“This job at Walnut Hills was kind of the perfect thing, I imagined myself still subbing for CPS because I can control my schedule…and that’s the beauty of being a substitute,” Castle said. 

Castle described city council as a “field race,” in which there are nine total positions that all candidates are competing for. For this election, voters will not see the party designation for each candidate, which is unusual. 

The nine council people work in different committees to pass legislation and work on initiatives to better the city. They work together among themselves, the mayor and the city manager to achieve this. 

“Cincinnati has been a joke for many, in that we’re behind the times… I want to do things to catch up with other cities,” Castle said. “Another thing is the tax abatement issue, the city gives tax breaks to projects. It’s been case by case and it shouldn’t have to be, you can set a standard and streamline it so developers know what to expect.” 

If elected, Castle hopes to prioritize affordable housing by investing in neighborhoods. In terms of education, Castle wants to ensure that CPS has a good champion and advocate working with them. 

“Families leave or stay [in neighborhoods] because of schools, we need to make sure our schools are succeeding, and that kids have the opportunity and skills to get careers, not jobs, careers,” Castle said. 

Throughout the campaign, a major setback she faced was not getting the Democratic endorsement. This means Castle’s name won’t be listed under the Democratic candidates on the information sheet given to voters before election day.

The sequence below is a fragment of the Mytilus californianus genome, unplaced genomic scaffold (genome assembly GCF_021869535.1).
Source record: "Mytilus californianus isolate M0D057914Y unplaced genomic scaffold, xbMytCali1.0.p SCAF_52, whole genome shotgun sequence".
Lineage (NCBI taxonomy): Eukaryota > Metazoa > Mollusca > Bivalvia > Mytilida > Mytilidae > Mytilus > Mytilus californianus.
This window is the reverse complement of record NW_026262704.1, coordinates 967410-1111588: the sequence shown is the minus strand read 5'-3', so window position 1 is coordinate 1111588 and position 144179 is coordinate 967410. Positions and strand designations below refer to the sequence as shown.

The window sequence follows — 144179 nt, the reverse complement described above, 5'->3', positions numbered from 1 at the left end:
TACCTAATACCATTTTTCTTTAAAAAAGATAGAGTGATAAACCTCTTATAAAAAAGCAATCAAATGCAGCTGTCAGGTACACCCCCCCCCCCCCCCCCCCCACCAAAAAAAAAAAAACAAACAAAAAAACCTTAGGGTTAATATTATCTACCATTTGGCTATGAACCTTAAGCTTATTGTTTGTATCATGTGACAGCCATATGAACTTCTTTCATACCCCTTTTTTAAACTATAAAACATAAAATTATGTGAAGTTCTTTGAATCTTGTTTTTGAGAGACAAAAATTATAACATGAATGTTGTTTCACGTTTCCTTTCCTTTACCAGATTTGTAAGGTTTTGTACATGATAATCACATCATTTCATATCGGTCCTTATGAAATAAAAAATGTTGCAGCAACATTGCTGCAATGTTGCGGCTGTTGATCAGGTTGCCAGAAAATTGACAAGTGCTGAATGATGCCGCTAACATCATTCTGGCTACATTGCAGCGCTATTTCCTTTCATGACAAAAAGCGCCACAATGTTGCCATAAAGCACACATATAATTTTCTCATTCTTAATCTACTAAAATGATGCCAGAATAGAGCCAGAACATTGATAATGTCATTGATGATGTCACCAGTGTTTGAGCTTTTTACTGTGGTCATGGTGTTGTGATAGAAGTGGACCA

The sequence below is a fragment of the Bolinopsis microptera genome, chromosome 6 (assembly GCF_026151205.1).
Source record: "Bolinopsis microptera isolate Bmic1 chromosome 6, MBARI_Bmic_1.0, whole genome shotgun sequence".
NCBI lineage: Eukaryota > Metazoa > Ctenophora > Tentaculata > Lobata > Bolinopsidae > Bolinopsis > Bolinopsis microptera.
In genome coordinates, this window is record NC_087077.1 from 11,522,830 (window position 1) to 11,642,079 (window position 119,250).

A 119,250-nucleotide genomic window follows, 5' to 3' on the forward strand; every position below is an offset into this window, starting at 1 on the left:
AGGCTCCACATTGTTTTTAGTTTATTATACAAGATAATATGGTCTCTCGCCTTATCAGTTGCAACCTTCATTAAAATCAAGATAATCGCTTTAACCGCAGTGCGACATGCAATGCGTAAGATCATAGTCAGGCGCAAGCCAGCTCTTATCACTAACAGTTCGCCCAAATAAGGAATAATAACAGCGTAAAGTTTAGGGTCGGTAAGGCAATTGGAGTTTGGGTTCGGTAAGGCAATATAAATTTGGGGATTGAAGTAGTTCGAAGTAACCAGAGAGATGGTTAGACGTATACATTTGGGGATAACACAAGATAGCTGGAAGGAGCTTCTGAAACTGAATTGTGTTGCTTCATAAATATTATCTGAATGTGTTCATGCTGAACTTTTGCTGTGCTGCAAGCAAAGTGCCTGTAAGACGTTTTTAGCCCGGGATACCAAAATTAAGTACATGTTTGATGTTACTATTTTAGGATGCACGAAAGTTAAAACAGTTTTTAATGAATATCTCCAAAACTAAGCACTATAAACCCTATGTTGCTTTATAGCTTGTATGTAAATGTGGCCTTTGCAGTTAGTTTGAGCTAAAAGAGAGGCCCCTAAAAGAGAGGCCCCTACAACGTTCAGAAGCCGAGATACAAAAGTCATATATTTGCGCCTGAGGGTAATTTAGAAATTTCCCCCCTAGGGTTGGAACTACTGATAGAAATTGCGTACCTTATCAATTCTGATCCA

“I had to make an intentional choice to keep going, but to be positive, and have fun with it because there were things we could do this time that I couldn’t do last time when I ran for Congress,” Castle said. “I had to make that choice to get over feeling hurt, get over feeling mad, keep going and just do the best I could.” 

Castle’s family, parents, parents-in-law and church community have all been supportive and proud of her decision to run for Congress which means a lot to her. Senator Brown and his team have also been very supportive. 

“He understands that you support all your candidates in every corner of the state, no matter how hard their race is because that’s how you grow leaders,” Castle said. “That’s how you change and not a lot of [politicians] see that, they just support people that are in races that are competitive but that’s not how you grow as a party. That’s not how you make change. You have to support leaders everywhere.”

Looking forward, if she gets elected, city council will take up the majority of Castle’s time. Although it’s set up to be part-time, she believes that to really be effective you should be giving full time to the job. She still hopes to sub at WHHS occasionally but will prioritize her time to city council. 

“I love being at Walnut Hills. It’s just a positive place that I find joy and meaning in and I’d love to continue being a part of this.” Castle said. 

WHHS staff and SENIORS who are 18 years old on or before Nov. 2 and meet all other voter eligibility qualifications should register to vote by Oct. 5. Visit or register in person with the Ohio or a local election office.